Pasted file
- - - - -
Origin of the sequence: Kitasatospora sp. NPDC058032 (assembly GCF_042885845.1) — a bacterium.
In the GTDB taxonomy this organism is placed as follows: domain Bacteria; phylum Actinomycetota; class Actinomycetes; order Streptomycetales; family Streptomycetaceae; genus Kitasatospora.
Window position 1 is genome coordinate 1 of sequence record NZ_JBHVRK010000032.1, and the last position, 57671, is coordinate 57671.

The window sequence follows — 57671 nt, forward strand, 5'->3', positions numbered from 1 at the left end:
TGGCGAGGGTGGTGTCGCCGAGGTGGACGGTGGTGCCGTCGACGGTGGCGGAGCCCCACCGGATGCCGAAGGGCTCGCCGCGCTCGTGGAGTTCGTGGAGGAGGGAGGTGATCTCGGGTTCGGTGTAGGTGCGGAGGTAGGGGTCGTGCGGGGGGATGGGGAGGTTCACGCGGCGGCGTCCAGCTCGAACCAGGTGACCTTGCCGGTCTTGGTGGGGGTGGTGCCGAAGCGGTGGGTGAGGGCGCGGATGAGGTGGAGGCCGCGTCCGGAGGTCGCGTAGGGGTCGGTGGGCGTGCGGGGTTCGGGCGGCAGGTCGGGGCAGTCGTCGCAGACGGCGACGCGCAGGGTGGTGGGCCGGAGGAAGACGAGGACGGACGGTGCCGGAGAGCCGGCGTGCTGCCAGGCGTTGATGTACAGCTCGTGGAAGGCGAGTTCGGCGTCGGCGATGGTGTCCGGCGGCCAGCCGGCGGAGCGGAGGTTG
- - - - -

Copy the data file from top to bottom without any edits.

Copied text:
Origin of the sequence: Kitasatospora sp. NPDC058032 (assembly GCF_042885845.1) — a bacterium.
In the GTDB taxonomy this organism is placed as follows: domain Bacteria; phylum Actinomycetota; class Actinomycetes; order Streptomycetales; family Streptomycetaceae; genus Kitasatospora.
Window position 1 is genome coordinate 1 of sequence record NZ_JBHVRK010000032.1, and the last position, 57671, is coordinate 57671.

The window sequence follows — 57671 nt, forward strand, 5'->3', positions numbered from 1 at the left end:
TGGCGAGGGTGGTGTCGCCGAGGTGGACGGTGGTGCCGTCGACGGTGGCGGAGCCCCACCGGATGCCGAAGGGCTCGCCGCGCTCGTGGAGTTCGTGGAGGAGGGAGGTGATCTCGGGTTCGGTGTAGGTGCGGAGGTAGGGGTCGTGCGGGGGGATGGGGAGGTTCACGCGGCGGCGTCCAGCTCGAACCAGGTGACCTTGCCGGTCTTGGTGGGGGTGGTGCCGAAGCGGTGGGTGAGGGCGCGGATGAGGTGGAGGCCGCGTCCGGAGGTCGCGTAGGGGTCGGTGGGCGTGCGGGGTTCGGGCGGCAGGTCGGGGCAGTCGTCGCAGACGGCGACGCGCAGGGTGGTGGGCCGGAGGAAGACGAGGACGGACGGTGCCGGAGAGCCGGCGTGCTGCCAGGCGTTGATGTACAGCTCGTGGAAGGCGAGTTCGGCGTCGGCGATGGTGTCCGGCGGCCAGCCGGCGGAGCGGAGGTTG